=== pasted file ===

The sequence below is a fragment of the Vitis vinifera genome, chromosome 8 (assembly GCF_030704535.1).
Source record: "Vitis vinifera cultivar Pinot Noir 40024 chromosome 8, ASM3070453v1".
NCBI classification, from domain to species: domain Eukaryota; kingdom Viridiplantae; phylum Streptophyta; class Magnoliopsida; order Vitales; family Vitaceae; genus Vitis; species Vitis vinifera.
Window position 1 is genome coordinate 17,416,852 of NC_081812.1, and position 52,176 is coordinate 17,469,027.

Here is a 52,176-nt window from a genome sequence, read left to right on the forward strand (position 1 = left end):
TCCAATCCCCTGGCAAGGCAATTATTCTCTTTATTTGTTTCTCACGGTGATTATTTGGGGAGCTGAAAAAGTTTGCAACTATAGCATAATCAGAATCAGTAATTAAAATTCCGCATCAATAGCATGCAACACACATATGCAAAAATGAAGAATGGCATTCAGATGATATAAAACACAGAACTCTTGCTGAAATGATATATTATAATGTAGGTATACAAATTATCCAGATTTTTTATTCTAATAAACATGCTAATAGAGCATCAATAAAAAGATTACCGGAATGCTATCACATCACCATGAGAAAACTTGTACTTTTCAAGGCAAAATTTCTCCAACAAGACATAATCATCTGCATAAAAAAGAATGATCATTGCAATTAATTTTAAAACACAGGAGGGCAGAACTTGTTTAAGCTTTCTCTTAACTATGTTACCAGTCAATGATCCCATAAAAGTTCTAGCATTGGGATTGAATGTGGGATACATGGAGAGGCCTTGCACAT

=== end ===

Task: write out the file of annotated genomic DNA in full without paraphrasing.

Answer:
The sequence below is a fragment of the Vitis vinifera genome, chromosome 8 (assembly GCF_030704535.1).
Source record: "Vitis vinifera cultivar Pinot Noir 40024 chromosome 8, ASM3070453v1".
NCBI classification, from domain to species: domain Eukaryota; kingdom Viridiplantae; phylum Streptophyta; class Magnoliopsida; order Vitales; family Vitaceae; genus Vitis; species Vitis vinifera.
Window position 1 is genome coordinate 17,416,852 of NC_081812.1, and position 52,176 is coordinate 17,469,027.

Here is a 52,176-nt window from a genome sequence, read left to right on the forward strand (position 1 = left end):
TCCAATCCCCTGGCAAGGCAATTATTCTCTTTATTTGTTTCTCACGGTGATTATTTGGGGAGCTGAAAAAGTTTGCAACTATAGCATAATCAGAATCAGTAATTAAAATTCCGCATCAATAGCATGCAACACACATATGCAAAAATGAAGAATGGCATTCAGATGATATAAAACACAGAACTCTTGCTGAAATGATATATTATAATGTAGGTATACAAATTATCCAGATTTTTTATTCTAATAAACATGCTAATAGAGCATCAATAAAAAGATTACCGGAATGCTATCACATCACCATGAGAAAACTTGTACTTTTCAAGGCAAAATTTCTCCAACAAGACATAATCATCTGCATAAAAAAGAATGATCATTGCAATTAATTTTAAAACACAGGAGGGCAGAACTTGTTTAAGCTTTCTCTTAACTATGTTACCAGTCAATGATCCCATAAAAGTTCTAGCATTGGGATTGAATGTGGGATACATGGAGAGGCCTTGCACAT